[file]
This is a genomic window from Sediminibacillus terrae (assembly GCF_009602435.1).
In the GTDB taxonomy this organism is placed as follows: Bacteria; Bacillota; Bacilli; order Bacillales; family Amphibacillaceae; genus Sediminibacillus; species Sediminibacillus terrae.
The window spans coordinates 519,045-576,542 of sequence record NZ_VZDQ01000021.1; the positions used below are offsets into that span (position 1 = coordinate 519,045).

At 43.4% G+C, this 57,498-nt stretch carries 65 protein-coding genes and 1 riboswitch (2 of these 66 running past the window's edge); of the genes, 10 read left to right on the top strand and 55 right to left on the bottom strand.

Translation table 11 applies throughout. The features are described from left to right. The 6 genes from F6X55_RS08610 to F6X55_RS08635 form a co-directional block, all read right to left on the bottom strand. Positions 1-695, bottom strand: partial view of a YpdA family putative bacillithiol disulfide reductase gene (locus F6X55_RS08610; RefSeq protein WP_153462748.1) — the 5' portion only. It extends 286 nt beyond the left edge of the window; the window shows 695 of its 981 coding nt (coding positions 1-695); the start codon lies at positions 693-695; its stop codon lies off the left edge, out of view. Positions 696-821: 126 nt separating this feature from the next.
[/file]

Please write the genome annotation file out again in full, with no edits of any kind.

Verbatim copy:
This is a genomic window from Sediminibacillus terrae (assembly GCF_009602435.1).
In the GTDB taxonomy this organism is placed as follows: Bacteria; Bacillota; Bacilli; order Bacillales; family Amphibacillaceae; genus Sediminibacillus; species Sediminibacillus terrae.
The window spans coordinates 519,045-576,542 of sequence record NZ_VZDQ01000021.1; the positions used below are offsets into that span (position 1 = coordinate 519,045).

At 43.4% G+C, this 57,498-nt stretch carries 65 protein-coding genes and 1 riboswitch (2 of these 66 running past the window's edge); of the genes, 10 read left to right on the top strand and 55 right to left on the bottom strand.

Translation table 11 applies throughout. The features are described from left to right. The 6 genes from F6X55_RS08610 to F6X55_RS08635 form a co-directional block, all read right to left on the bottom strand. Positions 1-695, bottom strand: partial view of a YpdA family putative bacillithiol disulfide reductase gene (locus F6X55_RS08610; RefSeq protein WP_153462748.1) — the 5' portion only. It extends 286 nt beyond the left edge of the window; the window shows 695 of its 981 coding nt (coding positions 1-695); the start codon lies at positions 693-695; its stop codon lies off the left edge, out of view. Positions 696-821: 126 nt separating this feature from the next.